Disability discrimination laws are in place in California and at the federal level to protect people who are differently abled in the workplace—but sometimes, employers violate those laws. When an employer violates disability discrimination laws, the victim may be entitled to financial compensation.
Disability Discrimination Laws in California
In the state of California, employers that have five or more employees cannot treat someone improperly based on his or her physical or mental impairment. Those employers cannot discriminate based on an employee’s:
- Physical disability
- Mental disability
- Medical condition
- Genetic condition
However, in order to qualify for protection under the law, the employee has to be able to perform the job’s “essential functions.” The employer has a legal obligation to make accommodations for people with disabilities unless making accommodations would be very difficult or expensive.
What Disability Discrimination Laws Actually Say
The guidelines in disability discrimination laws—both federal and state—say that employers can’t use a disability against someone. The laws say that:
- Employers have to evaluate job applicants whether or not they have (or appear to have) disabilities.
- Employers cannot ask about the nature or severity of someone’s disability, or require applicants to take medical or psychological exams they don’t routinely give to other applicants.
- Employers are allowed to ask an applicant about his or her ability to perform a certain job and respond to requests for reasonable accommodations.
- Employers are allowed to ask for medical certification if an employee requests accommodations based on a disability.
How Do Disability Discrimination Laws Define Disabilities?
Disability is a very broad term, but typically, a disability is a condition that limits a major life activity. It can be physical, mental, medical, or genetic.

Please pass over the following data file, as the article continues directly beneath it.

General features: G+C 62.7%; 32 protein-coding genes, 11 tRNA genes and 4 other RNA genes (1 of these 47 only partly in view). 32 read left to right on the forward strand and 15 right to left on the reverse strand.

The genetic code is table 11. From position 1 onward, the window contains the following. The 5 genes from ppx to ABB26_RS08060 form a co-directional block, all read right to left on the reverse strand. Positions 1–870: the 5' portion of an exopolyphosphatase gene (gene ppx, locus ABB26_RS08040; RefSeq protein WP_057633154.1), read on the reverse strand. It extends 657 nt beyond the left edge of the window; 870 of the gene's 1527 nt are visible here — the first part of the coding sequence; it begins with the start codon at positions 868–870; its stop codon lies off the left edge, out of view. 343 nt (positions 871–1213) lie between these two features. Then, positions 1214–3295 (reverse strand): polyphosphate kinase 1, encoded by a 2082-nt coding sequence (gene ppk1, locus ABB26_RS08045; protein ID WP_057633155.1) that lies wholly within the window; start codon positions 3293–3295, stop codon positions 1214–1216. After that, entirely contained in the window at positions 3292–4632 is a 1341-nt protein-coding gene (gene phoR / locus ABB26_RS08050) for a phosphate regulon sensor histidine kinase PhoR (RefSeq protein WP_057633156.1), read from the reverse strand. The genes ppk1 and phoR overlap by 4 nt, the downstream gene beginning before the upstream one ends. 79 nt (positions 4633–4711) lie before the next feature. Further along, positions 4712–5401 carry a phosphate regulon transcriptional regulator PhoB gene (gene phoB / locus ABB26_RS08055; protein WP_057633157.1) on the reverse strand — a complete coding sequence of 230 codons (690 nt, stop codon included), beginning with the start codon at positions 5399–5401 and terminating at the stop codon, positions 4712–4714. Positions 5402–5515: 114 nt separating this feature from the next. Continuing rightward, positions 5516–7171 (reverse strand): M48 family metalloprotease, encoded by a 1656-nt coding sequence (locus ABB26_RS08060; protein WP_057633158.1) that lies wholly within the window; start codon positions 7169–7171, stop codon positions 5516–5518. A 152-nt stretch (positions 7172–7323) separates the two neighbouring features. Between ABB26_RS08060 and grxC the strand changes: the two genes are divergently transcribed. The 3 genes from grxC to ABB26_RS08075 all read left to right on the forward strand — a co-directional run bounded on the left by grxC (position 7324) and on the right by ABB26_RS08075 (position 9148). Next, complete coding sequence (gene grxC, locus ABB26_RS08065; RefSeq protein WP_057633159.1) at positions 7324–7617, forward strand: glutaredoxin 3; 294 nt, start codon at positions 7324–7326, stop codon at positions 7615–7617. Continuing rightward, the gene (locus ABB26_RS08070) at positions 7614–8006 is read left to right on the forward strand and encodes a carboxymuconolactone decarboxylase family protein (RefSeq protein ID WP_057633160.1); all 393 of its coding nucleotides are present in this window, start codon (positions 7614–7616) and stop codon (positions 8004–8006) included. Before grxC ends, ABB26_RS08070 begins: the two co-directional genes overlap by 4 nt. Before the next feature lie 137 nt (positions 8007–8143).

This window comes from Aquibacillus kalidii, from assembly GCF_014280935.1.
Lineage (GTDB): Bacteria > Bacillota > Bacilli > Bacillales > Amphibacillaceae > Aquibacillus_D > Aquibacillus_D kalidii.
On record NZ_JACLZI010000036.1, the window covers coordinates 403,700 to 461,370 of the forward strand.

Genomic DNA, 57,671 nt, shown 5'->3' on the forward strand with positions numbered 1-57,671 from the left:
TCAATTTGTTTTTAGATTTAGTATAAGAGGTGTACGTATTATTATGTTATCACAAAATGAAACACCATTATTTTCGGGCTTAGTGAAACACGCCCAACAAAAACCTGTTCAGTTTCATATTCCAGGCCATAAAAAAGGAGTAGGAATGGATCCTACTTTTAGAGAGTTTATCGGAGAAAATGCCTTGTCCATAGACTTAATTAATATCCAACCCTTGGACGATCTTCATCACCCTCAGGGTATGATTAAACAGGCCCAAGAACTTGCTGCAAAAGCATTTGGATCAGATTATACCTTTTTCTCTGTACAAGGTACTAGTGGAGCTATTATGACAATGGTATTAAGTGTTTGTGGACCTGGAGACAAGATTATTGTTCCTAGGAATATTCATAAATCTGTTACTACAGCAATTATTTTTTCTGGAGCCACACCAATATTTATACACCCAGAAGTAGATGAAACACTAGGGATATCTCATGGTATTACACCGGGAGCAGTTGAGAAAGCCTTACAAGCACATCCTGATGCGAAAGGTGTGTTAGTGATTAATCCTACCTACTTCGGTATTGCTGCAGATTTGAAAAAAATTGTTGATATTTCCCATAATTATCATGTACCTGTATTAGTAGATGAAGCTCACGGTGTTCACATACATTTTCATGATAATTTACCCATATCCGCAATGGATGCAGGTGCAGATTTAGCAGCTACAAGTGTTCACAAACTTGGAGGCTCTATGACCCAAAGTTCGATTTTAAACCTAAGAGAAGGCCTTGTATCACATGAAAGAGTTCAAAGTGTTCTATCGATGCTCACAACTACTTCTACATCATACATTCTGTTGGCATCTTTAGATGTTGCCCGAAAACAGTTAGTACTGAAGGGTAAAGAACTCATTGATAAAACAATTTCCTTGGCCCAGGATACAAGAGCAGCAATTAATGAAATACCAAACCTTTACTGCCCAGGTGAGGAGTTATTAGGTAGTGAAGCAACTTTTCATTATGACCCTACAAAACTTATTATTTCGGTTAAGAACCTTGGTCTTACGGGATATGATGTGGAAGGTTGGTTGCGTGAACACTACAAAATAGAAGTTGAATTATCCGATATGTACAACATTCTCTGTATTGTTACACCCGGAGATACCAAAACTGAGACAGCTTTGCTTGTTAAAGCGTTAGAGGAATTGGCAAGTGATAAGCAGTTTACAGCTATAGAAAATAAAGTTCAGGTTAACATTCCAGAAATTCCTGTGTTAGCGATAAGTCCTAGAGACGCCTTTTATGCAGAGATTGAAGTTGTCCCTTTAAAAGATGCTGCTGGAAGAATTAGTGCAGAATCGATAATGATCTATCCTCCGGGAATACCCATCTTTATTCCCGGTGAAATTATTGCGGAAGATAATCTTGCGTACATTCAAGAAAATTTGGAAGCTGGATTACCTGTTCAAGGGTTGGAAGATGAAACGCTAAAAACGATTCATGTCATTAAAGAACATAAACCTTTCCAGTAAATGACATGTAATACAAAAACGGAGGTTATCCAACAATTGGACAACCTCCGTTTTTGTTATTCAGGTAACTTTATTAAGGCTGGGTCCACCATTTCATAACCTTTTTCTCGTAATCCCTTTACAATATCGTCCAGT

What Laws Protect California’s Disabled Employees?
The Americans with Disabilities Act (a federal law), the California’s Fair Employment and Housing Act, the Unruh Civil Rights Act, and the Disabled Persons Act are all in place to protect disabled employees in Glendale, Los Angeles, and every other city and town in the state.
Americans With Disabilities Act
The Americans With Disabilities Act of 1990 prohibits employers of 15 or more employees from discriminating against people with disabilities who can still perform a job’s essential functions (with or without reasonable accommodations).
Fair Employment and Housing Act
The Fair Employment and Housing Act of 1959 is the act that prevents employers with five or more employees from discriminating against a person with disabilities.
Unruh Civil Rights Act
The Unruh Civil Rights Act defines disability, genetic information, and other categories that California courts use to determine whether discrimination has taken place in some cases. This act has been modified by the Disabled Persons Act, which generally applies to construction-related accessibility claims.
Were You Discriminated Against Because of a Disability?
Because disability discrimination laws can be complex and vary based on the type and nature of a person’s disability, it may be a good idea to get in touch with a Glendale discrimination lawyer if you suspect you were the victim of this type of unlawful behavior.
Call us at 818-617-9706 or toll-free at 800-774-4163 for a free case evaluation. You could be entitled to financial compensation, and we’ll look at the circumstances of your case to find out whether your employer may have violated federal and state laws by discriminating against you.